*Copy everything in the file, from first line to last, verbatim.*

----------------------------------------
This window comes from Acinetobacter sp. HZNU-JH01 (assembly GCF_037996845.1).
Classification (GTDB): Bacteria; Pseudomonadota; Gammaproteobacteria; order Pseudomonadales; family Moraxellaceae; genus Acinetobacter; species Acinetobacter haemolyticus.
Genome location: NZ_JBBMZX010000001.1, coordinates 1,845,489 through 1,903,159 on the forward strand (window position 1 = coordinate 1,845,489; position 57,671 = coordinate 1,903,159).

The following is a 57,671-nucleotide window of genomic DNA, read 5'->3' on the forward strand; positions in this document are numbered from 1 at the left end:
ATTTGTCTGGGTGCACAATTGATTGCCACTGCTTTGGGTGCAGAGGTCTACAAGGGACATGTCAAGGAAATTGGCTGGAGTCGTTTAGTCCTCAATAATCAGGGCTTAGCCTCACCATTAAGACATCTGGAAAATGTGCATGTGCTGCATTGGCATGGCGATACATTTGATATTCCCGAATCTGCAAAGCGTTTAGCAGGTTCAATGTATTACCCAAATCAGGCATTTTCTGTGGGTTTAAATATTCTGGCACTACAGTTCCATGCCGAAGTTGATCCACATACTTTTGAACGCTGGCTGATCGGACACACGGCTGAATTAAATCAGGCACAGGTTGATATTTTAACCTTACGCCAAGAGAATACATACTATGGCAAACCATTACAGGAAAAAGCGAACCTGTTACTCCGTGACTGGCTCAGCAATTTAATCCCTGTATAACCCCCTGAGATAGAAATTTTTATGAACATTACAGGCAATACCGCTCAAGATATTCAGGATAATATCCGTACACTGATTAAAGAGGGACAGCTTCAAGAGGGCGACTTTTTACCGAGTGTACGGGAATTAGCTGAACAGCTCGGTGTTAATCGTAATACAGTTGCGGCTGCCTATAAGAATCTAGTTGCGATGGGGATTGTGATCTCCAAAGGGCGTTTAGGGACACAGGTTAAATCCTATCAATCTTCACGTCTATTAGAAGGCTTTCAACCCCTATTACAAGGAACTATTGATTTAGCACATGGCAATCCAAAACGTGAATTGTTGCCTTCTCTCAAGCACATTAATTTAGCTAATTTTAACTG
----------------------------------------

This window comes from Acinetobacter sp. HZNU-JH01 (assembly GCF_037996845.1).
Classification (GTDB): Bacteria; Pseudomonadota; Gammaproteobacteria; order Pseudomonadales; family Moraxellaceae; genus Acinetobacter; species Acinetobacter haemolyticus.
Genome location: NZ_JBBMZX010000001.1, coordinates 1,845,489 through 1,903,159 on the forward strand (window position 1 = coordinate 1,845,489; position 57,671 = coordinate 1,903,159).

The following is a 57,671-nucleotide window of genomic DNA, read 5'->3' on the forward strand; positions in this document are numbered from 1 at the left end:
ATTTGTCTGGGTGCACAATTGATTGCCACTGCTTTGGGTGCAGAGGTCTACAAGGGACATGTCAAGGAAATTGGCTGGAGTCGTTTAGTCCTCAATAATCAGGGCTTAGCCTCACCATTAAGACATCTGGAAAATGTGCATGTGCTGCATTGGCATGGCGATACATTTGATATTCCCGAATCTGCAAAGCGTTTAGCAGGTTCAATGTATTACCCAAATCAGGCATTTTCTGTGGGTTTAAATATTCTGGCACTACAGTTCCATGCCGAAGTTGATCCACATACTTTTGAACGCTGGCTGATCGGACACACGGCTGAATTAAATCAGGCACAGGTTGATATTTTAACCTTACGCCAAGAGAATACATACTATGGCAAACCATTACAGGAAAAAGCGAACCTGTTACTCCGTGACTGGCTCAGCAATTTAATCCCTGTATAACCCCCTGAGATAGAAATTTTTATGAACATTACAGGCAATACCGCTCAAGATATTCAGGATAATATCCGTACACTGATTAAAGAGGGACAGCTTCAAGAGGGCGACTTTTTACCGAGTGTACGGGAATTAGCTGAACAGCTCGGTGTTAATCGTAATACAGTTGCGGCTGCCTATAAGAATCTAGTTGCGATGGGGATTGTGATCTCCAAAGGGCGTTTAGGGACACAGGTTAAATCCTATCAATCTTCACGTCTATTAGAAGGCTTTCAACCCCTATTACAAGGAACTATTGATTTAGCACATGGCAATCCAAAACGTGAATTGTTGCCTTCTCTCAAGCACATTAATTTAGCTAATTTTAACTG